The year 2011 was an interesting year for many northern and central European countries, as the weather was more than unpredictable in the spring and summer. However, in most countries, the climatic conditions thankfully settled down in the late summer and fall. The result of this slightly difficult year of weather in France was a set of surprisingly small yields, but overall, these yields were of a higher quality than those harvested in certain previous years. A fantastic set of wines was also made in Italy and Spain, and the Rioja wines - when released - are set to be very good indeed. Austria also had superb year in 2011, with almost fifty percent more grapes being grown and used for their distinctive Gruner Veltliner wines than in the year before. Possibly the European country which had the finest 2011, though, was Portugal, with wineries in the Douro region claiming this year to be one of the best in decades for the production of Port wine, and the bright, young Vinho Verdes wines.
In the New World, the Pacific Northwest saw some of the best weather of 2011, and Washington State and Oregon reportedly had a highly successful year, especially for the cultivation of high quality red wine grapes. Chile and Argentina had a relatively cool year, which certainly helped retain the character of many of their key grape varietals, and should make for some exciting drinking. South Africa had especially good weather for their white wine grape varietals, particularly Chardonnay and Sauvignon Blanc, and many South African wineries are reporting 2011 as one of their best years in recent memory.
There are plenty of notable native Spanish grapes which have made a big impression on the wine world at large, but none are as renowned or as widely loved as the Tempranillo varietal. This black skinned grape has been used for wine making for centuries, with several ancient civilizations noticing the fact that it is highly versatile and holds some delicious flavors and aromas, perfect for those looking for a powerful yet elegant grape for their wines. Tempranillo often causes winemakers some trouble, however, as it is highly susceptible to many diseases. Despite this, plenty continue to persevere with this varietal, as it is perfect for producing delicious and complex single variety and blended wines, packed full of classic Spanish flavors and plenty of aromatic and intense surprises.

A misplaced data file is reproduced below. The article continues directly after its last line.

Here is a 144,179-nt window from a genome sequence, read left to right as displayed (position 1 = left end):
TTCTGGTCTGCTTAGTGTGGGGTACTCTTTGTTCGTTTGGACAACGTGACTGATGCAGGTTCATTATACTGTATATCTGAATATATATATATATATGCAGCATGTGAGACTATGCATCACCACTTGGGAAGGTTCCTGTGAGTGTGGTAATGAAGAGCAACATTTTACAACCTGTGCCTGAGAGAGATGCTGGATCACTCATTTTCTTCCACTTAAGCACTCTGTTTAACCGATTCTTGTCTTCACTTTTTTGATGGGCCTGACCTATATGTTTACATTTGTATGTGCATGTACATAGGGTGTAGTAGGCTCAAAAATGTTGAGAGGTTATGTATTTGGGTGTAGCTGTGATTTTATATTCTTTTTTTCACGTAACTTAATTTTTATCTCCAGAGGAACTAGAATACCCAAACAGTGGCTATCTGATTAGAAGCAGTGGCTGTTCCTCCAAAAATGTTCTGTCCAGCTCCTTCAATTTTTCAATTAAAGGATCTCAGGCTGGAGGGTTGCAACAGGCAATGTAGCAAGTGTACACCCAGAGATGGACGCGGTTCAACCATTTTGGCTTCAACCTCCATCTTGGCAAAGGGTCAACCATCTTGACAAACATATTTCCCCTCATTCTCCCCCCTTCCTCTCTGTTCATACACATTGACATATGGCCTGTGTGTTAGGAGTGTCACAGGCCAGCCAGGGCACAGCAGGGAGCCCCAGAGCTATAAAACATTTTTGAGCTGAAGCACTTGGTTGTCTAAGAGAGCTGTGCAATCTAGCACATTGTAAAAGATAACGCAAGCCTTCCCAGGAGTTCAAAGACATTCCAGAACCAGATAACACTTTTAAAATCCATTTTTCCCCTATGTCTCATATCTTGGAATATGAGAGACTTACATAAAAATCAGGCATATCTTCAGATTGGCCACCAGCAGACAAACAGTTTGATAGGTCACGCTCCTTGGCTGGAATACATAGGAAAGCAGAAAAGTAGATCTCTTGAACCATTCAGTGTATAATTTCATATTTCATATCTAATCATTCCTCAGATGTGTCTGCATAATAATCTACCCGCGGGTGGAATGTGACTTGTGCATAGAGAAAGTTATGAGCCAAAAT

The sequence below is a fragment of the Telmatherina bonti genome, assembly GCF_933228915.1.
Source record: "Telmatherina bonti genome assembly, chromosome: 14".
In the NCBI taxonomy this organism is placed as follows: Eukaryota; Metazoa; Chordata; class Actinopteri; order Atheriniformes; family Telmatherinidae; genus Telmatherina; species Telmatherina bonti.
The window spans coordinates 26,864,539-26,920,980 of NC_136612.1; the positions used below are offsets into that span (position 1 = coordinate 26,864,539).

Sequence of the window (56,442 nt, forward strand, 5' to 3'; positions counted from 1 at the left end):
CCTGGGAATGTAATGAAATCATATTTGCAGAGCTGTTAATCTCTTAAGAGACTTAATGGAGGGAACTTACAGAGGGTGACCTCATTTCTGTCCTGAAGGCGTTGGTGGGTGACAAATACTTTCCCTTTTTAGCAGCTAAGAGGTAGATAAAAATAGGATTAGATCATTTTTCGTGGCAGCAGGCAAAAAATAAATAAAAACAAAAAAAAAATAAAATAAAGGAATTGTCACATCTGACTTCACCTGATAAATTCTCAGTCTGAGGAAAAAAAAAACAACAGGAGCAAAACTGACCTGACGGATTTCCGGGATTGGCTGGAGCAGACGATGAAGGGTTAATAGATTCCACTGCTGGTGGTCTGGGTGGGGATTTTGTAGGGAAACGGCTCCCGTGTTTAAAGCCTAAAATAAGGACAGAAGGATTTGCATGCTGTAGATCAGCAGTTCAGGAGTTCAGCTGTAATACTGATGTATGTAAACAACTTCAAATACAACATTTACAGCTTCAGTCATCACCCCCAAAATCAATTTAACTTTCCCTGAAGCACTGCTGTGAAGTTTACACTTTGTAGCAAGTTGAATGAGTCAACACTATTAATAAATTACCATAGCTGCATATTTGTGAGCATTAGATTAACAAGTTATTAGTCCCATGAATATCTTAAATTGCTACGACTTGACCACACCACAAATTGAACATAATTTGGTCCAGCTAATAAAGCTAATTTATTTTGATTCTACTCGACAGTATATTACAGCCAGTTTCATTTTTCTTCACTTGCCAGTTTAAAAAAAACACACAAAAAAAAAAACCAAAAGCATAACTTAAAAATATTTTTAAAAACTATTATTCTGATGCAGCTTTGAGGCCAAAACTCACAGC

Region: Castilla Y Leon
From the beautifully robust, boisterous and spicy red Tempranillo wines of the west, to the fruity, aromatic white Verdejo wines from the Rueda, Castilla y Leon is a Spanish wine region with something to please everyone. The region itself is a particularly fascinating one for European wine fans, as it dates back several centuries and is, in many ways, the defining region of Spain for the country's viticultural identity. Dry, arid soils and baking heat produce wines of a unique character, coming from grapes which have to struggle to attain the moisture they require in order to ripen. The flavors of Castilla y Leon are big, bold and seductive, and packed full of all the passion and history only a country like Spain can provide.
From the deep and intense Rioja wines, or the dry and refreshing Ruedas, from Tempranillos to Verdejos, the range and quality of Spanish wines is always going to impress and fascinate. With several thousand years of traditions and expertise leading the way, Spanish wineries are currently producing some of the most flavorful and interesting wines to come out of Europe, striving to overcome the reputation problems the country suffered in the mid to late twentieth century. Despite being one of the largest producers of wine in the world, with billions of bottles being filled each year, Spanish wine producers are more interested in quality over quantity than ever before. The results of this are some truly world class wines rivaling even the finest produce of France in regards to balance, character and flavor, gaining new fans and enthusiasts every day.